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Making Great WAVs with Stuff You Find Around The House

By Ribby

You've spent an hour trying to find the sound you need. It's not in anyone else's Kami, and you don't know where to look. Do you have a microphone attached to your computer? Well, open up a sound recorder and you're ready to go! If you don't have a microphone, you can buy one. Mine came with my computer, so I don't know how much it would cost seperately, but I think they'd go for around $30 or so, maybe less.

For example, I had to find a sound of a waterfall for HH2. I didn't know where to find a waterfall sound that didn't sound like gurgling water, so I made it myself. What I did was that I took my mini cassette recorder (cost $50 and was a gift from my parents for a history project I was doing) and recorded the sound of water running in my bathroom sink. Then, I played it back as I recorded the sound on the microphone. The result wasn't *quite* what I had in mind, but it was good.

For the galloping of horses, I drummed my fingers on the rubber wrist rest of my computer. I just took the microphone and laid it on the rubber, then drummed my fingers like I was typing. It sounded just like a horse running on a track! For HH6 (forthcoming) I needed a clock ticking. I took two glass marbles and hit them against each other, and recorded the clicking.

Another good source for sounds are TV shows and anime. For example, I recorded some sounds from Slayers, Nurse Angel Ririka and MKR. (I don't know if I'm gonna use them, though.) I played the tape and held the recorder up to the TV speaker, then transferred it onto the computer as usual. I got some very good WAVs of sound effects, Japanese Lina speaking in English and Umi freaking out in MKR!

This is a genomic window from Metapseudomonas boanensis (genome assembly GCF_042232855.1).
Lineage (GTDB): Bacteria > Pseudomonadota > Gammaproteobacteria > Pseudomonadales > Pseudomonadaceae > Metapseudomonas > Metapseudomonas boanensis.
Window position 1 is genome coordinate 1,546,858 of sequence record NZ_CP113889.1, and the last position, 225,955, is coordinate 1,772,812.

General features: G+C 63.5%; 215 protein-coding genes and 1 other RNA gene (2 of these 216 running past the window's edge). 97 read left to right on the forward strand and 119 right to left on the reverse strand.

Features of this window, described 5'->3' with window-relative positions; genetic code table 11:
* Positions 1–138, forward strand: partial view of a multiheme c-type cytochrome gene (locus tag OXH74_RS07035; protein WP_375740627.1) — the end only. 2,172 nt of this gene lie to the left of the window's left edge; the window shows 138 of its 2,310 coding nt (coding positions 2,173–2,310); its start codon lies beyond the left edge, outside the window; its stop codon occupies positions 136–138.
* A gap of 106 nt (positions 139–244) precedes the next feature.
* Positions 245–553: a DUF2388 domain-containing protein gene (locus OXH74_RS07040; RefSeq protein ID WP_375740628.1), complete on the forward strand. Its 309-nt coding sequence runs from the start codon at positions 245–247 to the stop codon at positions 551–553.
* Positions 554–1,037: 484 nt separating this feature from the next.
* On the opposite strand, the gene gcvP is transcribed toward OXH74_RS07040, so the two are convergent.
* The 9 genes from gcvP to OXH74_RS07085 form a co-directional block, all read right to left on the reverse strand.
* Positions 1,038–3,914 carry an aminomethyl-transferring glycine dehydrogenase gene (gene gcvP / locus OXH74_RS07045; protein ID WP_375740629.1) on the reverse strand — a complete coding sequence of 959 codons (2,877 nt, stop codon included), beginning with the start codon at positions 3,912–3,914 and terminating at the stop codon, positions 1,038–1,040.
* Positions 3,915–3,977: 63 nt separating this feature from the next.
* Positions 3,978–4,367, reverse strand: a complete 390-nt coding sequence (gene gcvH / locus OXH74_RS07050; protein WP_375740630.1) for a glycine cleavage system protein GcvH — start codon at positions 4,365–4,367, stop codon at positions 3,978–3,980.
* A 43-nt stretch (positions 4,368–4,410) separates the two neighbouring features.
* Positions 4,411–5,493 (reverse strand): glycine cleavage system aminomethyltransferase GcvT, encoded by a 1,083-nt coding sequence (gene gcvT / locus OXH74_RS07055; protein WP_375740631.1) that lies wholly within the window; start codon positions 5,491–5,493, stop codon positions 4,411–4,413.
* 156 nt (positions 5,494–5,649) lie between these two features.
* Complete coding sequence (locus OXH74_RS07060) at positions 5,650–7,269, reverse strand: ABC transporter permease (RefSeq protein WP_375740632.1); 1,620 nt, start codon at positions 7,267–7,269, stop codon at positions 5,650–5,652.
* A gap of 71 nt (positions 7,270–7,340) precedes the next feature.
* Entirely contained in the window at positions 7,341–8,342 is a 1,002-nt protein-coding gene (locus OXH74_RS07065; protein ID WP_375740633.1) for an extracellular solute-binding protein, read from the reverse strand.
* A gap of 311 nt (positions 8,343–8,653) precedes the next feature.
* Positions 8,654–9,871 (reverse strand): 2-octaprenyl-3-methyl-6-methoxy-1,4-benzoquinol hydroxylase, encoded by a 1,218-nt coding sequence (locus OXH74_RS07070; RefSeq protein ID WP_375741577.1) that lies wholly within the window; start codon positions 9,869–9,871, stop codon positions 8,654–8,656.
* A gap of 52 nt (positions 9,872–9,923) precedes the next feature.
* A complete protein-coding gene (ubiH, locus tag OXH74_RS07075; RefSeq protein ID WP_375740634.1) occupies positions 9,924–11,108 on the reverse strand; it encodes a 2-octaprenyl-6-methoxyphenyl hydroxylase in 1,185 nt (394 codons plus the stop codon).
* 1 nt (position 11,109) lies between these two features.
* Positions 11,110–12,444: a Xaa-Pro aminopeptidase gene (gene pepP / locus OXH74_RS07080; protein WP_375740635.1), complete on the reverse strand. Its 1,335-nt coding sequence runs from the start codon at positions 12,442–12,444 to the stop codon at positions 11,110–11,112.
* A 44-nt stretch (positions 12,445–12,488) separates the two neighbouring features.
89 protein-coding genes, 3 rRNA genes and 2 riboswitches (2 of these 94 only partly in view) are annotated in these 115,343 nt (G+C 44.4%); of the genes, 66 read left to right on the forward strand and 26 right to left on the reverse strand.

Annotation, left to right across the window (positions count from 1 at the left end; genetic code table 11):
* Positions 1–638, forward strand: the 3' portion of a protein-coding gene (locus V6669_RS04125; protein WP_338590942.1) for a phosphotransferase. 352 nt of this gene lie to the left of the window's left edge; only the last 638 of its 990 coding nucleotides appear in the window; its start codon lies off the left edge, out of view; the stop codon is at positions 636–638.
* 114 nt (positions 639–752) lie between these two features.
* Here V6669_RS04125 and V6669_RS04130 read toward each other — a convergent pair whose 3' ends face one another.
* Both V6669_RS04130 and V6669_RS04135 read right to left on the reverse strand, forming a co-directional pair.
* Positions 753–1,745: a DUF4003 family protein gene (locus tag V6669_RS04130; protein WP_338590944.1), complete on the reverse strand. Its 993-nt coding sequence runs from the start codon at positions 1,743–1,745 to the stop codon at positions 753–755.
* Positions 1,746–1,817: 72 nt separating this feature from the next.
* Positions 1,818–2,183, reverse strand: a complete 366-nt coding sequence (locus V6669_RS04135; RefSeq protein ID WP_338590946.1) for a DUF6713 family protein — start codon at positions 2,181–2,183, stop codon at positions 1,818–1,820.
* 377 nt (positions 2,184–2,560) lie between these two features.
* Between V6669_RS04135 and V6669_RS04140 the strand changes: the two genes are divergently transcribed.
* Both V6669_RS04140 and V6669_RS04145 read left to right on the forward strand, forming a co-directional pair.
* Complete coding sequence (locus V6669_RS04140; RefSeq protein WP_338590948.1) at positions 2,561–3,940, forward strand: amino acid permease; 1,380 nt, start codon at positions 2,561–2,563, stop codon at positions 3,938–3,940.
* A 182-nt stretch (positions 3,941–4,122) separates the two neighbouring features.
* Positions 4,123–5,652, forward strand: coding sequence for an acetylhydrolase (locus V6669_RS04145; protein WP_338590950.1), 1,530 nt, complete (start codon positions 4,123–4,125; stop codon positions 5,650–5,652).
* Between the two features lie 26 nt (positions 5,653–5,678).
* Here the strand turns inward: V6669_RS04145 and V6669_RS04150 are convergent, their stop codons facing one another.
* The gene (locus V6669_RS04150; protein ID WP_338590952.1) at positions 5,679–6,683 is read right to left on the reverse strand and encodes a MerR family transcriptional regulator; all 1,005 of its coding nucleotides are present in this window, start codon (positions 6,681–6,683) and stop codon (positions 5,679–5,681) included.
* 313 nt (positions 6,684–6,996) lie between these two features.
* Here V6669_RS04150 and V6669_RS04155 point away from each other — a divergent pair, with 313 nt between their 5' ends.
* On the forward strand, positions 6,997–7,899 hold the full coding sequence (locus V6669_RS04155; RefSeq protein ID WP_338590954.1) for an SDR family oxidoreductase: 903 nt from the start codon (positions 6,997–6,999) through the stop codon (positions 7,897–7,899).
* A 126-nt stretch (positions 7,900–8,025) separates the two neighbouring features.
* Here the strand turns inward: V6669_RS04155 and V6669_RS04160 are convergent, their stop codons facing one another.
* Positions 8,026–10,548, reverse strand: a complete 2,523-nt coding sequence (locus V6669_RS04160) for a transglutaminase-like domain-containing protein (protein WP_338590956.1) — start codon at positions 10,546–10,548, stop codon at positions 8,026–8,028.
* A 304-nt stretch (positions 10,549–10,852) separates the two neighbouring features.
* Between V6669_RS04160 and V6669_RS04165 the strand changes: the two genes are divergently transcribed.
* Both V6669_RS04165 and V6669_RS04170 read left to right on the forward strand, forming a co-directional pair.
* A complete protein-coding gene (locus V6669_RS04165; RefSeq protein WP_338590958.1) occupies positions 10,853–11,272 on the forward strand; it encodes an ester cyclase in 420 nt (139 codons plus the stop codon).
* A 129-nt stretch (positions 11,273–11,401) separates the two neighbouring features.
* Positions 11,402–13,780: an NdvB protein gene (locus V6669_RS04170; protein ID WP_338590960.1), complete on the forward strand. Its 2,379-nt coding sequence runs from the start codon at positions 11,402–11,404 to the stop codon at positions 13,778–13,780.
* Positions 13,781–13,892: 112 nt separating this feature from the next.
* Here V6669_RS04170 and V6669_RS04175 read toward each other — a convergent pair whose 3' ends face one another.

When you do get that perfect WAV, start the editing. On the Microsoft Sound Recorder, you have an option to delete before and after a current position. Watch carefully as the bar moves across the line and try to figure out where it starts playing your sound. Stop the sound when you feel as if it's in the right place, and delete before. Then let the sound play, stop, and delete after. Voila! If it's not loud enough, then try increasing the volume. If you want some extra effects, add an echo, or if you wanna have some fun, increase the speed. (I wanna do that with the sound of Umi freaking out...)

And finally, if you've made the perfect WAV, share the wealth! People might want to use your WAV...just as long as they acknowledge it first. Remember, "Imitation is the sincerest form of flattery," and NO ONE likes it when people plagarize! Don't forget to give ample credit, unless the person says it's OK.


Correction: In Ribby's article, she mentions computer microphones costing around $30. That's actually the higher end of the price scale. A simple microphone for the computer can cost $10, which is how much the one I have costs. If you're just making simple sounds, that's just fine, though better microphones cost more. --Thanks to Rebo for the Corrections



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